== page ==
Subject(s)
Antineoplastic Combined Chemotherapy Protocols , Multiple Myeloma , Aged , Antineoplastic Combined Chemotherapy Protocols/adverse effects , COVID-19/drug therapy , Dexamethasone/adverse effects , Female , Humans , Lenalidomide/adverse effects , Male , Melphalan/adverse effects , Melphalan/analogs & derivatives , Middle Aged , Multiple Myeloma/drug therapy , Phenylalanine/adverse effects , Phenylalanine/analogs & derivatives , SARS-CoV-2 , Thalidomide/adverse effects , Thalidomide/analogs & derivatives
4.
Expert Rev Hematol ; 14(12): 1129-1135, 2021 12.
Article in English | MEDLINE | ID: covidwho-1577548

ABSTRACT

BACKGROUND: Multiple Myeloma (MM) accounts for 1-2% of all malignancies but is the second most common hematological malignancy. It is characterized by a proliferation of malignant plasma cells. The treatment paradigm of MM in Australia is traditionally hospital-based, complex, and costly. While MM comprises 1-2% of cancer diagnoses, it appears in the top 10 cancer diagnoses requiring hospital admission. The cumulative time spent receiving treatment is a significant burden for patients. The ability to receive treatment at home and maximize time away from hospital-based settings is a key preference for patients receiving anticancer therapies over a prolonged period of time. METHODS: The Peter MacCallum Cancer Centre and Royal Melbourne Hospital's combined Clinical Hematology Unit has collaborated with their Hospital in the Home departments to develop several innovative programs to address this. RESULTS: We describe our current active programs and potential developments in home-based MM therapy. CONCLUSION: We have enabled large numbers of patients to receive complex therapies in their own home and the COVID-19 pandemic has increased the pace of the roll out without any compromise in safety. We anticipate that the next raft of immunotherapies will be able to transition into the @Home treatment setting in the coming years.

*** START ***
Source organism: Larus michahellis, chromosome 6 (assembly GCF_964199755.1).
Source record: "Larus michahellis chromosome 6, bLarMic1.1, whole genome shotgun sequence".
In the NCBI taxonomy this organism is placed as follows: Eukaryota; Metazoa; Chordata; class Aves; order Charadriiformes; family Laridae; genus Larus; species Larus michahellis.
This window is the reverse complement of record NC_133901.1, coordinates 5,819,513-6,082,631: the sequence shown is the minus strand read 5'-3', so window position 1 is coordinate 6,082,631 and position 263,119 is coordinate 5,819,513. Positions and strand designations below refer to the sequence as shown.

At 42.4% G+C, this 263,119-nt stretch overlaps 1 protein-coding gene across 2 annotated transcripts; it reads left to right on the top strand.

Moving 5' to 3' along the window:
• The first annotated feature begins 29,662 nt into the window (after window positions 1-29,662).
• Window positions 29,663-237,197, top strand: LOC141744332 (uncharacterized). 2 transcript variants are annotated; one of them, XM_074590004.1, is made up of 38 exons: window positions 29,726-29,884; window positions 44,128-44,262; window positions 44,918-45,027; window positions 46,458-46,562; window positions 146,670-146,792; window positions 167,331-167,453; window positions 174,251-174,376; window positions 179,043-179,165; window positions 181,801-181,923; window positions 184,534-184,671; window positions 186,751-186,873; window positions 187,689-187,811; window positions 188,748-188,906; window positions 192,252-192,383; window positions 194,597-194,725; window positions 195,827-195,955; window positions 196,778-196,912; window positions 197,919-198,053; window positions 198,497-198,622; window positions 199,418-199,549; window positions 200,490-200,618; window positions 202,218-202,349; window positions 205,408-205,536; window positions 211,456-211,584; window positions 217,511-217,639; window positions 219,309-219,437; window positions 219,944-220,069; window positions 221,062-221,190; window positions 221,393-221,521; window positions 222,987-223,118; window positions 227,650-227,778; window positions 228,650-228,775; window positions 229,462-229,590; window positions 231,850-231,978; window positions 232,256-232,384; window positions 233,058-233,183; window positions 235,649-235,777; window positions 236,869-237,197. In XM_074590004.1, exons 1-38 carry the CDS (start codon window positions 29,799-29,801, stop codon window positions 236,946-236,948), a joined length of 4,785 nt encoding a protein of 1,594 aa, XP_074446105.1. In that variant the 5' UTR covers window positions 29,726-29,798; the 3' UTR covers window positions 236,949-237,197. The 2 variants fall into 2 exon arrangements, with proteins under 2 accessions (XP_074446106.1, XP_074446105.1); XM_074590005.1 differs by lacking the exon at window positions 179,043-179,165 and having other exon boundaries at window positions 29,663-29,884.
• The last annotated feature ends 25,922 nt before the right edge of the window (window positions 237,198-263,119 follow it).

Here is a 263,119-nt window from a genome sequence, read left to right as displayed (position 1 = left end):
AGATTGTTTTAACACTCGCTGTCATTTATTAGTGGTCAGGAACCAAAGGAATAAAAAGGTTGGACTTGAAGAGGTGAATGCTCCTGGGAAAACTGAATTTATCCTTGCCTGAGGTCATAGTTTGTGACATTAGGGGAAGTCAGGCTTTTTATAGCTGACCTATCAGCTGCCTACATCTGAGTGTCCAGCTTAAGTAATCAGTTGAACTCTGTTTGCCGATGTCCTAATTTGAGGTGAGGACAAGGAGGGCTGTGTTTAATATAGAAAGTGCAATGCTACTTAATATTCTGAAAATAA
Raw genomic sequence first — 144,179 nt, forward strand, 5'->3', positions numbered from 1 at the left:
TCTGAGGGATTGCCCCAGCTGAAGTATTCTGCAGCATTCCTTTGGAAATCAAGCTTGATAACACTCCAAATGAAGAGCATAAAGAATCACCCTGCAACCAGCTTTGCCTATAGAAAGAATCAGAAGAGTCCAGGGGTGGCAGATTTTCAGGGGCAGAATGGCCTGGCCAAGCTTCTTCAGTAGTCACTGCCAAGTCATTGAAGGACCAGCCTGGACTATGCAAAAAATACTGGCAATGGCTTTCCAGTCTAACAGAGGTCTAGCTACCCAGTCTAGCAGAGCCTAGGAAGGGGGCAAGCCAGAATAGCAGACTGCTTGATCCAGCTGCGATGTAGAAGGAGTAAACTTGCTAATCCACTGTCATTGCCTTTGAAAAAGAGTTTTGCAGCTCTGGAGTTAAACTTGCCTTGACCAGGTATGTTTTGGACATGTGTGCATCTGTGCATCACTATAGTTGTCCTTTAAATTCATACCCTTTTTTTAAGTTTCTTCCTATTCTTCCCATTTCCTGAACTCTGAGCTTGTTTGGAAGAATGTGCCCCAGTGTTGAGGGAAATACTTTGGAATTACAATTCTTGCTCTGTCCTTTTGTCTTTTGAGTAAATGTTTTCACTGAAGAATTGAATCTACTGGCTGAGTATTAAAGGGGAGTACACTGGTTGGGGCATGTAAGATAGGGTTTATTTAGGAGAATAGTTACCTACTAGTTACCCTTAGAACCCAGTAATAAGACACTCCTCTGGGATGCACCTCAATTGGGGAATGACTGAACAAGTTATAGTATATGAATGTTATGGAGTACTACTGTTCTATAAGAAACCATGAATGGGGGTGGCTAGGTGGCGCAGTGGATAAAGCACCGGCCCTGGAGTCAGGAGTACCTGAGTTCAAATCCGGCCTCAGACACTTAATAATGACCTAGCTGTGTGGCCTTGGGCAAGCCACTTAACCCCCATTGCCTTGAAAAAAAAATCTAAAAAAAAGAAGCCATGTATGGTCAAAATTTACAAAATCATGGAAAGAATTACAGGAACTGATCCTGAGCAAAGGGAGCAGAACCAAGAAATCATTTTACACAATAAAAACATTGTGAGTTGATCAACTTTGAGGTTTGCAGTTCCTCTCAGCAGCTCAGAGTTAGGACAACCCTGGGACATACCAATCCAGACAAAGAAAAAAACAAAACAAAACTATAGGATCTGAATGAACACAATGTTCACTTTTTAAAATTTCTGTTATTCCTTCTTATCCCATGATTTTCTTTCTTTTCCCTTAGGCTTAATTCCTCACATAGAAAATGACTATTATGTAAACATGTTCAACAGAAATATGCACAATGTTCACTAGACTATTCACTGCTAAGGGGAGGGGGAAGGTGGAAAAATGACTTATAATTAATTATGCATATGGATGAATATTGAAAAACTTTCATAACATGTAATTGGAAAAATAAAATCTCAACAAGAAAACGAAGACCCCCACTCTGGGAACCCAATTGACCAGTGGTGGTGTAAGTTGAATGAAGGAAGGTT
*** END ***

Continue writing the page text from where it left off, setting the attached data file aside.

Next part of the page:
Subject(s)
COVID-19 , Multiple Myeloma , Antineoplastic Combined Chemotherapy Protocols/adverse effects , Bortezomib/therapeutic use , Dexamethasone/therapeutic use , Humans , Multiple Myeloma/drug therapy , Pandemics , SARS-CoV-2
8.
Br J Haematol ; 196(4): 892-901, 2022 02.
Article in English | MEDLINE | ID: covidwho-1511287

ABSTRACT

Patients with haematological malignancies have a high risk of severe infection and death from SARS-CoV-2. In this prospective observational study, we investigated the impact of cancer type, disease activity, and treatment in 877 unvaccinated UK patients with SARS-CoV-2 infection and active haematological cancer. The primary end-point was all-cause mortality. In a multivariate analysis adjusted for age, sex and comorbidities, the highest mortality was in patients with acute leukaemia [odds ratio (OR) = 1·73, 95% confidence interval (CI) 1·1-2·72, P = 0·017] and myeloma (OR 1·3, 95% CI 0·96-1·76, P = 0·08). Having uncontrolled cancer (newly diagnosed awaiting treatment as well as relapsed or progressive disease) was associated with increased mortality risk (OR = 2·45, 95% CI 1·09-5·5, P = 0·03), as was receiving second or beyond line of treatment (OR = 1·7, 95% CI 1·08-2·67, P = 0·023). We found no association between recent cytotoxic chemotherapy or anti-CD19/anti-CD20 treatment and increased risk of death within the limitations of the cohort size. Therefore, disease control is an important factor predicting mortality in the context of SARS-CoV-2 infection alongside the possible risks of therapies such as cytotoxic treatment or anti-CD19/anti-CD20 treatments.


Subject(s)
Antigens, CD20/immunology , Antineoplastic Agents, Immunological/therapeutic use , COVID-19/complications , Hematologic Neoplasms/complications , Hematologic Neoplasms/drug therapy , Adult , Antineoplastic Agents, Immunological/adverse effects , COVID-19/etiology , COVID-19/immunology , Female , Hematologic Neoplasms/immunology , Humans , Leukemia/complications , Leukemia/drug therapy , Leukemia/immunology , Male , Multiple Myeloma/complications , Multiple Myeloma/drug therapy , Multiple Myeloma/immunology , Prospective Studies , Risk Factors
10.
Lancet Haematol ; 8(12): e934-e946, 2021 Dec.
Article in English | MEDLINE | ID: covidwho-1486371

ABSTRACT